When Uncle Sam decides to kill somebody, it is a complex and expensive affair.

The last three executions under the Trump administration’s capital punishment binge could come as early as next week. After a 17-year break in carrying out the federal death penalty, 10 prisoners were lethally injected in a splurge in the second half of 2020.

Ensuring President Trump’s legacy, the death chamber awaits Lisa Montgomery, Corey Johnson and Dustin Higgs, even as disturbing issues involving the race and mental capabilities of death row inmates persist and just days before the inauguration of President-elect Joe Biden, a capital punishment opponent.

Whatever the issues, it takes a lot of money and people for the government to kill.

Rick Winter, a Bureau of Prisons (BOP) lawyer, described the costly complexities in a November 2019 declaration filed in federal court about the “activation of the execution team.” Those difficulties extend to operational disruptions well beyond the death chamber at the Federal Correctional Complex in Terre Haute, Ind.

His statement outlines how the team, with more than 40 employees from around the country, is temporarily assigned to death duty. “These staff members will, by necessity, be removed from their normal duties, which include a wide range of correctional and administrative positions within the BOP,” Winter wrote.

Another 50 members from Special Operations Response Teams and Disturbance Control Teams are posted to Terre Haute for security. Winter’s statement indicates an execution creates wide disruption.

The execution team members “are scheduled to cease their normal duties several days in advance of a scheduled execution, in order to give the team time to practice and prepare for their role in an execution,” according to the declaration. “In addition to the team members, a number of BOP administrators will be present as well, also ceasing their normal duties in the days in advance of an execution.” Contractors also are used, but the number and duties were not specified.

An execution unsettles the Terre Haute facility when about 200 local staffers are “pulled away from their normal duties” to provide support, Winter said. Because of that, the institution must prepare meals in advance “at a greatly increased cost to the BOP.”

Those costs include $25,397.68 for box meals due to modified lockdown, according to line item expenditures secured by the American Civil Liberties Union through a Freedom of Information Act request covering five executions in July and August.

Those meals apparently needed something extra because $6,480 was spent on “chips for lockdown meals.” The expenditures range from $18.46 for a Walmart heating pad to $44,462.00 for hotel rooms, presumably for staffers from other locations and victims’ family.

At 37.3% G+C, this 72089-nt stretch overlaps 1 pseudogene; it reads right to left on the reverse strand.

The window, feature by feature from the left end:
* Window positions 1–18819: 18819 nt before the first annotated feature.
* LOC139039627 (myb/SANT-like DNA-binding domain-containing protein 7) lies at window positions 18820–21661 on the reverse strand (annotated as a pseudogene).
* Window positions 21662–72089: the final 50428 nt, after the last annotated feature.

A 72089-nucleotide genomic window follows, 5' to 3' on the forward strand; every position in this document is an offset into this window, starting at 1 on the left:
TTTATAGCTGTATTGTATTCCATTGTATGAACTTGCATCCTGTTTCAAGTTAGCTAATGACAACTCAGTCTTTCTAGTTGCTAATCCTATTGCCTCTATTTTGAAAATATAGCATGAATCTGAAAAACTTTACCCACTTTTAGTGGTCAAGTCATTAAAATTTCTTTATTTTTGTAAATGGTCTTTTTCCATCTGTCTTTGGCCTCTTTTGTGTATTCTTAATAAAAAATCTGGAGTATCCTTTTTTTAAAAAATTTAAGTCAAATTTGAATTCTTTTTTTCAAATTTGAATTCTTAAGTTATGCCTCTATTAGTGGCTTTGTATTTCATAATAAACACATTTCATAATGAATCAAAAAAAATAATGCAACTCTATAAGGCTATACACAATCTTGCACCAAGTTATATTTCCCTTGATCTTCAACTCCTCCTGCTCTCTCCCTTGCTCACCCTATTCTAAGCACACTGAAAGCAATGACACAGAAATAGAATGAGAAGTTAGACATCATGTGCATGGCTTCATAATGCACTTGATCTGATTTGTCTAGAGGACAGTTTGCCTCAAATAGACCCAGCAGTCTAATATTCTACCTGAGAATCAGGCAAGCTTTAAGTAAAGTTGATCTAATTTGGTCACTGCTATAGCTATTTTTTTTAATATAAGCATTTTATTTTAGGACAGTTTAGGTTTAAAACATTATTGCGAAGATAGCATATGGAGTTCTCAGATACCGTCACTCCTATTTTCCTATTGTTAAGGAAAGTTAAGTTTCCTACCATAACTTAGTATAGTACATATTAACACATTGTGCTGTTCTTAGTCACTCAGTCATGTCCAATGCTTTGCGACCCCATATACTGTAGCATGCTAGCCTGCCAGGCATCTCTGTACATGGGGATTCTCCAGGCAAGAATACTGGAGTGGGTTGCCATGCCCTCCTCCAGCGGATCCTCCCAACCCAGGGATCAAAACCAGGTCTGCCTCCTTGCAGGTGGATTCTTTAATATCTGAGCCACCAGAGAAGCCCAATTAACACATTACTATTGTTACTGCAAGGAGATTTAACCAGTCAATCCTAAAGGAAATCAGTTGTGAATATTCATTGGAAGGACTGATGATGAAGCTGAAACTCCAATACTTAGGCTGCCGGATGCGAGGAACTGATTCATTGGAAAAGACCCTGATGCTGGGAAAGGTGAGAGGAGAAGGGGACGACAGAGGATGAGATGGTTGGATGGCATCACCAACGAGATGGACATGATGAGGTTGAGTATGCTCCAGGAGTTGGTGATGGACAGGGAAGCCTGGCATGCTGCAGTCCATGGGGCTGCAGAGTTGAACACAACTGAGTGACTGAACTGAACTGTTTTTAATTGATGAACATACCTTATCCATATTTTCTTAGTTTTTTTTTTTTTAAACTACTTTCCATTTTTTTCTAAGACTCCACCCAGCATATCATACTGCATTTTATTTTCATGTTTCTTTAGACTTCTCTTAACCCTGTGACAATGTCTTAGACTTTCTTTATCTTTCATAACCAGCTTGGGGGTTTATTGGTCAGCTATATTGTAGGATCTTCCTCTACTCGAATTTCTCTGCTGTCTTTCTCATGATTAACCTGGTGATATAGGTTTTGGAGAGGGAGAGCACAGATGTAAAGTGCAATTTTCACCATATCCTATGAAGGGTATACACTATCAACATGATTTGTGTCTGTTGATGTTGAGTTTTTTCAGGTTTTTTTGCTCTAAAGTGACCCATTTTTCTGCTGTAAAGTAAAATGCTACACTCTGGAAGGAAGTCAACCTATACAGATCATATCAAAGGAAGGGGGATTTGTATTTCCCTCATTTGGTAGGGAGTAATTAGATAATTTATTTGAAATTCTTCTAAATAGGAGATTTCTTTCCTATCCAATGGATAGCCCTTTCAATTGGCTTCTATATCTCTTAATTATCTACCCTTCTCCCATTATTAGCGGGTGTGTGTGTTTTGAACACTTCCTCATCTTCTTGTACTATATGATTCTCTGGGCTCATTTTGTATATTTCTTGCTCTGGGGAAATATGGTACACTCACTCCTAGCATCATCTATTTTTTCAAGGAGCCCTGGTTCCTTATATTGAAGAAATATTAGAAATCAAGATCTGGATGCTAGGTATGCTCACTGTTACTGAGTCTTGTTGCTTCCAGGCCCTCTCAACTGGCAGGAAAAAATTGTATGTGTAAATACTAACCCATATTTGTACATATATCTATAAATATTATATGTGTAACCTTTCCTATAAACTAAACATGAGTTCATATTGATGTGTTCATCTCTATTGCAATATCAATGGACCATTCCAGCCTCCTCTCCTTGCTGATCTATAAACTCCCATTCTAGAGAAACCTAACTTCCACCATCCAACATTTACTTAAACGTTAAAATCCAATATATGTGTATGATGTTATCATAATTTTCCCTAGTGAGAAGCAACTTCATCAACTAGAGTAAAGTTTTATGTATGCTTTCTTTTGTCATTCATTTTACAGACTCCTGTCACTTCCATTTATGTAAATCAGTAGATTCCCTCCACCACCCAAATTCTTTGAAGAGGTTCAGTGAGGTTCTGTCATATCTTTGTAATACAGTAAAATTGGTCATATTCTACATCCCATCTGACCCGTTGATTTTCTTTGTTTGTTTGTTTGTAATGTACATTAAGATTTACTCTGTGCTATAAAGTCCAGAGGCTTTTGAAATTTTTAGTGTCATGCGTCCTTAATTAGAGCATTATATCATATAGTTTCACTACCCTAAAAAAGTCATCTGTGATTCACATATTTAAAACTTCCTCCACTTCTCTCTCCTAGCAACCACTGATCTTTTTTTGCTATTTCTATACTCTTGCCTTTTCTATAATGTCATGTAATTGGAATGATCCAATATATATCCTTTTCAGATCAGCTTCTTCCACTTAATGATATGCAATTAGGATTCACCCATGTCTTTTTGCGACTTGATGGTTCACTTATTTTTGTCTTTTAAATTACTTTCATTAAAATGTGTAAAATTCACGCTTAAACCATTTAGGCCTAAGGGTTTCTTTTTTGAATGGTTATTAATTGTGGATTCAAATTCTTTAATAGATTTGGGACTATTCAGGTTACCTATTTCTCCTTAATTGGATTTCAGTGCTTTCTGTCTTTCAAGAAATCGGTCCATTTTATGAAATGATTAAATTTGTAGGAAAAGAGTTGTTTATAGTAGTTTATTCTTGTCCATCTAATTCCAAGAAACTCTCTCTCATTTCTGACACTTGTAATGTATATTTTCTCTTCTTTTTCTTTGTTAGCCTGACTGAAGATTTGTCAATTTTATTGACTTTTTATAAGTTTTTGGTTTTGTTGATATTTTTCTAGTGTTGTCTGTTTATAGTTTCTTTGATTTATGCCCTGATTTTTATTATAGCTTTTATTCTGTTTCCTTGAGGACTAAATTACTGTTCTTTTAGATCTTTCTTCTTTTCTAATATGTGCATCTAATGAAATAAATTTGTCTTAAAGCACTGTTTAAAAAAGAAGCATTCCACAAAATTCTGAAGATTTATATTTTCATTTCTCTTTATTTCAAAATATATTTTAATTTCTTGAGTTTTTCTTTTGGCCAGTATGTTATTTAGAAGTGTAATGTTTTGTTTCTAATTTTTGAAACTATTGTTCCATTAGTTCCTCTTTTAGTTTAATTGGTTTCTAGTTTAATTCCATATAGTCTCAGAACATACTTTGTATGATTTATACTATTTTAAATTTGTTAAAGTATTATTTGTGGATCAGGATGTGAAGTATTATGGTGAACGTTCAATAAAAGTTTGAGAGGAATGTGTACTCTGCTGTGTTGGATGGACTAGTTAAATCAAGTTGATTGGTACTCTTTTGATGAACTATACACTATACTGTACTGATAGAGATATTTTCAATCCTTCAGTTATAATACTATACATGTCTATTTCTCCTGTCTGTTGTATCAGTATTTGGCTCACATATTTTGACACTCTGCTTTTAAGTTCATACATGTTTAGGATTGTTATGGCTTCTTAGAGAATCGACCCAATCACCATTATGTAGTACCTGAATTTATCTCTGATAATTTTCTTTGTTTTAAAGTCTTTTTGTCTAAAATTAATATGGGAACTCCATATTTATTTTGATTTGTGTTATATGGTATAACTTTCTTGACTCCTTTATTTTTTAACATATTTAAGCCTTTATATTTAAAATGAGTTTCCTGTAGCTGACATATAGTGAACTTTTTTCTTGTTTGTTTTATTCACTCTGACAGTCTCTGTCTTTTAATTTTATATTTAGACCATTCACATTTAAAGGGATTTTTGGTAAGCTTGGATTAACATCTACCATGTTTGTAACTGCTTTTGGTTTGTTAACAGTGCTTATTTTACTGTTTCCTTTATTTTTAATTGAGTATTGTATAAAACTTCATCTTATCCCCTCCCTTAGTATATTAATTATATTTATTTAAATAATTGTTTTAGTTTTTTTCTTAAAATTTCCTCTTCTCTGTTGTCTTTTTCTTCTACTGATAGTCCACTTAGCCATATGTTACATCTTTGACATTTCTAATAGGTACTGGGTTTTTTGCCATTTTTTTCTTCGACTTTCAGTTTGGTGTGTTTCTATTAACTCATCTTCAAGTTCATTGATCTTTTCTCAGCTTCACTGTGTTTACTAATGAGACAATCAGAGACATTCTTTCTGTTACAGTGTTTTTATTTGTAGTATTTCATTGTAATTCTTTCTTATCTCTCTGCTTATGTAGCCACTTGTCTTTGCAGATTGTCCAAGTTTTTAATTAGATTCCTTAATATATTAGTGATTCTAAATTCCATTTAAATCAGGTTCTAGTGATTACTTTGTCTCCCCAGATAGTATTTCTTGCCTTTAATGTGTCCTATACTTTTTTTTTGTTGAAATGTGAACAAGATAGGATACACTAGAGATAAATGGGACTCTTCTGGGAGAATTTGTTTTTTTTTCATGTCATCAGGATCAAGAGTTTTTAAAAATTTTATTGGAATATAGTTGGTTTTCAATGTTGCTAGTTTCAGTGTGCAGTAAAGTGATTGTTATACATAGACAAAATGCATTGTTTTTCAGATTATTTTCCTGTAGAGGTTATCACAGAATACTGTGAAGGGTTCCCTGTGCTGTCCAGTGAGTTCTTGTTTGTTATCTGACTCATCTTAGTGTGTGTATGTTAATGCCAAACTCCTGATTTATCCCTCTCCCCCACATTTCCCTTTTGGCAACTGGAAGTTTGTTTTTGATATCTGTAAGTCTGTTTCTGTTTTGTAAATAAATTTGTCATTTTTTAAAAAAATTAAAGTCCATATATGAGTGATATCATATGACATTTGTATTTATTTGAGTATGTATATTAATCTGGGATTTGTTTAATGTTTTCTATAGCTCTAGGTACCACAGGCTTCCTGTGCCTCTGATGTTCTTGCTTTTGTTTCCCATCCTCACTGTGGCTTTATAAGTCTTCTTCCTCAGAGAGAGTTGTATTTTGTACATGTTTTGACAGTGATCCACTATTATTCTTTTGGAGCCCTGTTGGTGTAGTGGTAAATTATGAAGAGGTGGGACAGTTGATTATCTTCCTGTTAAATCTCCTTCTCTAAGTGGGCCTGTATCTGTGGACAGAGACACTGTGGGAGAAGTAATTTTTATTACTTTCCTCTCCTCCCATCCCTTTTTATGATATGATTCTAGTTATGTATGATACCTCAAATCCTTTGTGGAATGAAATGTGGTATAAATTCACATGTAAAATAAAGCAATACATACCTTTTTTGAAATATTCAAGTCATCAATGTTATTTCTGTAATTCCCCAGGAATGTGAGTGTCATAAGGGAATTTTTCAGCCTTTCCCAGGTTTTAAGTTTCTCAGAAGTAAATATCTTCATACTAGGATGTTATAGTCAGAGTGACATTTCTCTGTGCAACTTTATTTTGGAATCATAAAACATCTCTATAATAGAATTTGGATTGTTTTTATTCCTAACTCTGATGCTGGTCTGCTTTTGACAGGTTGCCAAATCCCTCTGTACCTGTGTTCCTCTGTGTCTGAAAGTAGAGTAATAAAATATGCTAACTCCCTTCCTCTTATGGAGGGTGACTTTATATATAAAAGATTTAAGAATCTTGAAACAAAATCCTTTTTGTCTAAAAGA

The total cost of executions is not clear. BOP did not respond to multiple requests for information. Based on reports obtained by ACLU, the cost of the five executions was about $4.7 million or more than $900,000 per death, according to Cassandra Stubbs, ACLU capital punishment project director. She did not know if that includes personnel costs. The cost of incarceration averaged $37,449 per federal inmate in 2018.

The whole process of killing people is not cheap. A 2010 report to the Judicial Conference of the United States, a policymaking body for the federal courts, says the cost of a case “seeking the death penalty was nearly eight times greater than the cost of a case that was eligible for capital prosecution but in which the death penalty was not authorized.”

The authorized deaths raise troubling questions concerning those sentenced to die. The Supreme Court has said it is unconstitutional to execute a person with an intellectual disability.

A December analysis of state and federal death penalty cases that have been overturned because of that ban found that two-thirds of the intellectually disabled defendants sentenced to death are African American, while just 19 percent are White.

“Vulnerable defendants who belong to communities that have historically been discriminated against by the criminal legal system face an elevated risk of being wrongfully sentenced to death,” wrote Robert Dunham, executive director of the Death Penalty Information Center.

“The findings are especially significant now, as the federal government and several states are rushing to execute a number of intellectually disabled Black men without affording them meaningful judicial review of legal claims that, if proven, would require their death sentences to be vacated.”

One Black man he cited is Corey Johnson, convicted in the 1992 Richmond, murders of seven people.

In a December brief filed in U.S. District Court in Richmond, Johnson’s lawyers forcefully argued that he is intellectually disabled and therefore should not be executed.

The lawyers said Johnson “remained in the second grade for three years, and also repeated third and fourth grades. When asked his birthday at age eight, while in second grade, he thought it was in March, though he was actually born in November. When he was 13 years old, he could barely write his own name. And while he knew there were 12 months in the year, he could recite them only up to August. Corey was not able to tell time or perform arithmetic beyond a third-grade level … When he was last tested at age 45, Mr. Johnson was still at an elementary school level ….

“Nevertheless, Mr. Johnson is now scheduled to be executed on January 14, 2021,” the lawyers argued. “But he cannot be executed without violating the rule of law.”

The Justice Department and the federal courts disagree.

Time is short, but Johnson continues to fight for life.

“We are continuing to challenge Mr. Johnson’s death sentence in court,” said his lawyer, Donald P. Salzman, with the Skadden, Arps, Slate, Meagher & Flom law firm, “as well as the constitutionality of his execution based on his intellectual disability.”

Read more: